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Proc Natl Acad Sci U S A. 2016 Oct 4;113(40):E5876-E5885. Epub 2016 Sep 19.

Molecular organization of cytokinesis nodes and contractile rings by super-resolution fluorescence microscopy of live fission yeast.

Author information

1
Department of Molecular Cellular and Developmental Biology, Yale University, New Haven, CT 06520.
2
Department of Cell Biology, Yale University, New Haven, CT 06520.
3
Department of Molecular Cellular and Developmental Biology, Yale University, New Haven, CT 06520; Department of Molecular Biophysics and Biochemistry, Yale University, New Haven, CT 06520.
4
Department of Cell Biology, Yale University, New Haven, CT 06520; Department of Biomedical Engineering, Yale University, New Haven, CT 06520.
5
Department of Molecular Cellular and Developmental Biology, Yale University, New Haven, CT 06520; Department of Cell Biology, Yale University, New Haven, CT 06520; Department of Molecular Biophysics and Biochemistry, Yale University, New Haven, CT 06520; thomas.pollard@yale.edu.

Abstract

Cytokinesis in animals, fungi, and amoebas depends on the constriction of a contractile ring built from a common set of conserved proteins. Many fundamental questions remain about how these proteins organize to generate the necessary tension for cytokinesis. Using quantitative high-speed fluorescence photoactivation localization microscopy (FPALM), we probed this question in live fission yeast cells at unprecedented resolution. We show that nodes, protein assembly precursors to the contractile ring, are discrete structural units with stoichiometric ratios and distinct distributions of constituent proteins. Anillin Mid1p, Fes/CIP4 homology-Bin/amphiphysin/Rvs (F-BAR) Cdc15p, IQ motif containing GTPase-activating protein (IQGAP) Rng2p, and formin Cdc12p form the base of the node that anchors the ends of myosin II tails to the plasma membrane, with myosin II heads extending into the cytoplasm. This general node organization persists in the contractile ring where nodes move bidirectionally during constriction. We observed the dynamics of the actin network during cytokinesis, starting with the extension of short actin strands from nodes, which sometimes connected neighboring nodes. Later in cytokinesis, a broad network of thick bundles coalesced into a tight ring around the equator of the cell. The actin ring was ∼125 nm wide and ∼125 nm thick. These observations establish the organization of the proteins in the functional units of a cytokinetic contractile ring.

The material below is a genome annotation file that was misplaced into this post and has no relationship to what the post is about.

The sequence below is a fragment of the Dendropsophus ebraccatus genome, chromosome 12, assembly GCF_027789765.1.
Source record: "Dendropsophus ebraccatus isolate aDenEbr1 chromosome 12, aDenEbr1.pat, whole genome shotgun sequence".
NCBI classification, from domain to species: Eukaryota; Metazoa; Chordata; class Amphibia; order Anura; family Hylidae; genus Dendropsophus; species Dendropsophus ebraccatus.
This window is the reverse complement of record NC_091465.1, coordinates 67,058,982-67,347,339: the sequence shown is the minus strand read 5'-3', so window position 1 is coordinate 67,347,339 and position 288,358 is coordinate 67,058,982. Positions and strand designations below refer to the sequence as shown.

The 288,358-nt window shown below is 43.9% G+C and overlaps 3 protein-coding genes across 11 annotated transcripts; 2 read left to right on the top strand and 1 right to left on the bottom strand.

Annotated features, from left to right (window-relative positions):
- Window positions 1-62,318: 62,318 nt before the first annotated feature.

KEYWORDS:

contractile ring; cytokinesis; cytokinetic nodes; fission yeast; super resolution

PMID:
27647921
PMCID:
PMC5056082
DOI:
10.1073/pnas.1608252113
[Indexed for MEDLINE]
Free PMC Article

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